28

28. S. Kim, J. Na, M. J. Kim, and B. H. Lee, “Simultaneous measurement of refractive index and thickness by combining low-coherence interferometry and confocal optics,” Opt. Express 16(8), 5516–5526 (2008). [CrossRef] [PubMed]

]; however, it has been difficult to obtain the refractive index using the same measurements and it has been necessary to accurately control the depth of field in the sample arm. Kim et al. [28

28. S. Kim, J. Na, M. J. Kim, and B. H. Lee, “Simultaneous measurement of refractive index and thickness by combining low-coherence interferometry and confocal optics,” Opt. Express 16(8), 5516–5526 (2008). [CrossRef] [PubMed]

] demonstrated a novel concept to determine the refractive index by moving the positions of the mirror in the reference arm and the objective lens in the reference arm; however, the refractive index was difficult to obtain in a single measurement. In this study, we modified this concept to obtain a group refractive index simultaneously, without having to adjust for the difference in the optical path between the reference and sample arms.

4. Segmentation algorithm and properties evaluation

In this study, the glass substrate was placed to face the incident light and on the other side of ITO conducting glass, the ITO film directly contacted the reflective mirror. To estimate accurately the refractive index of glass substrate, a segmentation algorithm was developed to discriminate the different interfaces including the first plane of glass substrate, secondary plane of glass substrate, and the reflective mirror. Figure 4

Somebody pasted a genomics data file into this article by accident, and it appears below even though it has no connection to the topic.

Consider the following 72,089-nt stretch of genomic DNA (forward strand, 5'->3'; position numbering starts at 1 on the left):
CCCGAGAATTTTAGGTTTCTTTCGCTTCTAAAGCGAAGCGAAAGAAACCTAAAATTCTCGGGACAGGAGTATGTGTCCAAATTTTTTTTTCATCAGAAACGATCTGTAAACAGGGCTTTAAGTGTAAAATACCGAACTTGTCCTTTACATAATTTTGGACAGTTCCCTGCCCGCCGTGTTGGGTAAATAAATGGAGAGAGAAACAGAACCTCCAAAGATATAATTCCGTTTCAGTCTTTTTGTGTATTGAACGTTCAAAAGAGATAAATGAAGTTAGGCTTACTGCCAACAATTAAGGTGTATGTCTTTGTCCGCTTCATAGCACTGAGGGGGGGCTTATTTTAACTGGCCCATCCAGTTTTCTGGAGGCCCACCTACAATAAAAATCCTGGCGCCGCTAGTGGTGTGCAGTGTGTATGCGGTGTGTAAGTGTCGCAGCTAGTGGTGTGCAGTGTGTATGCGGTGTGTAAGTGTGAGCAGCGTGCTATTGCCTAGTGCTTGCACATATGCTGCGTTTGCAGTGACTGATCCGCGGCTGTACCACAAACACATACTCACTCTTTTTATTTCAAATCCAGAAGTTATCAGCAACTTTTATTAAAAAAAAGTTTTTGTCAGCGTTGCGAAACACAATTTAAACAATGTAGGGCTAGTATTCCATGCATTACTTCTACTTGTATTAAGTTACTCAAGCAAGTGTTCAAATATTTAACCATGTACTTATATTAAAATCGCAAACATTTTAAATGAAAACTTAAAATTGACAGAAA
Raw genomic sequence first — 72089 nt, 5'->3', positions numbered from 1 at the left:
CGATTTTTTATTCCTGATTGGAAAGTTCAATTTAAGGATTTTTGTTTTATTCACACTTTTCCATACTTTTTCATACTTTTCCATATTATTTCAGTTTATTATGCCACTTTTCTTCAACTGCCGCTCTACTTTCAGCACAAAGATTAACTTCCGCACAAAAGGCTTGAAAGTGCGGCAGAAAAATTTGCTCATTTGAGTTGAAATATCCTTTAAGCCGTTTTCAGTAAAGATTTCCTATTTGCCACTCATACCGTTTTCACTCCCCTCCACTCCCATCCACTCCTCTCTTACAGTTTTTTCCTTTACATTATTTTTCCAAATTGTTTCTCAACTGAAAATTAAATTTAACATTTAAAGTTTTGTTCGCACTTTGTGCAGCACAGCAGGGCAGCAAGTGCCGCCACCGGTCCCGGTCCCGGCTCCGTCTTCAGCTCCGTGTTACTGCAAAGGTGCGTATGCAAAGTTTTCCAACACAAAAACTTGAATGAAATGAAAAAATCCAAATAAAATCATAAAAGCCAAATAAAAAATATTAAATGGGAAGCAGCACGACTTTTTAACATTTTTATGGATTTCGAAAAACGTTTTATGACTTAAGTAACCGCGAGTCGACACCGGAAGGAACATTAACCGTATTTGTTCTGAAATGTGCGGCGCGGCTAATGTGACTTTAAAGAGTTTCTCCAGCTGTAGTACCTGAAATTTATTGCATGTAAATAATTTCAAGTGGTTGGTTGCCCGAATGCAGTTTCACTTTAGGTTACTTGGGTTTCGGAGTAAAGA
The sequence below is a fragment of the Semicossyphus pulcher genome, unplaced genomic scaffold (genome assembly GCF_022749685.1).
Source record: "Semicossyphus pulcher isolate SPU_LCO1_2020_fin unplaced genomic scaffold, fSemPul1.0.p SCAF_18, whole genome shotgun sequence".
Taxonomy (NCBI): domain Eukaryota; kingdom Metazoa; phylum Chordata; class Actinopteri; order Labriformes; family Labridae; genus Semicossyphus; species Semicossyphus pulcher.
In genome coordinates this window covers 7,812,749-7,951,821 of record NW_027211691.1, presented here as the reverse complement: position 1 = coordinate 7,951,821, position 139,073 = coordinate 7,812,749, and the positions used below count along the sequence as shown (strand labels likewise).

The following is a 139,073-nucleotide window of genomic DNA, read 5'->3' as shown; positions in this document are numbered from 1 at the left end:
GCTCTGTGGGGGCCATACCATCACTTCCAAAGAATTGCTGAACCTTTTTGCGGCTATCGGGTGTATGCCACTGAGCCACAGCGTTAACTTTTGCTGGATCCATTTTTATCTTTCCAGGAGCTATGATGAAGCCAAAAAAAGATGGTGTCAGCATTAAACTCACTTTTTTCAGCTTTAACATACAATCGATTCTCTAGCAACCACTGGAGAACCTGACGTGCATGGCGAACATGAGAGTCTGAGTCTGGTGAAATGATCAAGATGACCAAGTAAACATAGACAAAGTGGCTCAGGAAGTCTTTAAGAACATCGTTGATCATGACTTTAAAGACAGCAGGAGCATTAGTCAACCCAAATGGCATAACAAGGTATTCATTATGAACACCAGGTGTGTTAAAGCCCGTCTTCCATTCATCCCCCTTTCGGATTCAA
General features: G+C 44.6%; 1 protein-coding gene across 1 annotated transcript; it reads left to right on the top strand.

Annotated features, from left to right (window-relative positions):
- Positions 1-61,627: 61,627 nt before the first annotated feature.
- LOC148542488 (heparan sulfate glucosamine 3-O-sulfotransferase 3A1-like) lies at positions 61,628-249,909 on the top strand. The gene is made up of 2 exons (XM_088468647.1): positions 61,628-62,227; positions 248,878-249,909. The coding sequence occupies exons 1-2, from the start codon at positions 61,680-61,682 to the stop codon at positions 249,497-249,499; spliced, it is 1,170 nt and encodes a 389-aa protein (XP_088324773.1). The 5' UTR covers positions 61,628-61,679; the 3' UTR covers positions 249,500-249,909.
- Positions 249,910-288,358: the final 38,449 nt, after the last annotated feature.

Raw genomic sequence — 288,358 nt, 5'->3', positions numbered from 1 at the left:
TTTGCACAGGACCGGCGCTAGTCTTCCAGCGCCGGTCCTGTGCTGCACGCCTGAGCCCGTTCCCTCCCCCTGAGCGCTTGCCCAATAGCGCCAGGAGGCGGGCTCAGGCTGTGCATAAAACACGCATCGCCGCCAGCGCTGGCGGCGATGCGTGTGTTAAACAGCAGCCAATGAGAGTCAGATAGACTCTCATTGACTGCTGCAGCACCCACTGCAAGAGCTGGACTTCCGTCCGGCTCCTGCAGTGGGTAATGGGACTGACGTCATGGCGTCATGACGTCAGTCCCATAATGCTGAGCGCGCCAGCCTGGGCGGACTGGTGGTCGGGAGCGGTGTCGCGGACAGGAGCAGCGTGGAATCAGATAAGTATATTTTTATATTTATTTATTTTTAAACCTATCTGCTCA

Fig. 4 Flow diagram of segmentation algorithm and data process for properties evaluation.
shows the flow diagram of the data process. At the beginning of the flow diagram, the two peaks can be found in each A-scan profile of ITO conducting glass placed on the reflective mirror, corresponding to the first plane of the glass substrate and secondary plane of the glass substrate, respectively. Conversely, the maximum peak of each A-scan profile obtained from the reflective mirror represents the initial position of reflective mirror. Hence, OPDG can be acquired to calculate the difference between the first and second peaks. OSM can be obtained by calculating the difference between the second peak of A-scan profiles of ITO conducting glass placed on the reflective mirror and the maximum peak of A-mode scan profiles of the reflective mirror, as shown in Fig. 4. According to Eq. (1) and Eq. (2), several parameters can be evaluated simultaneously including the refractive index, thickness of glass substrate, reflection coefficient, and transmission coefficient.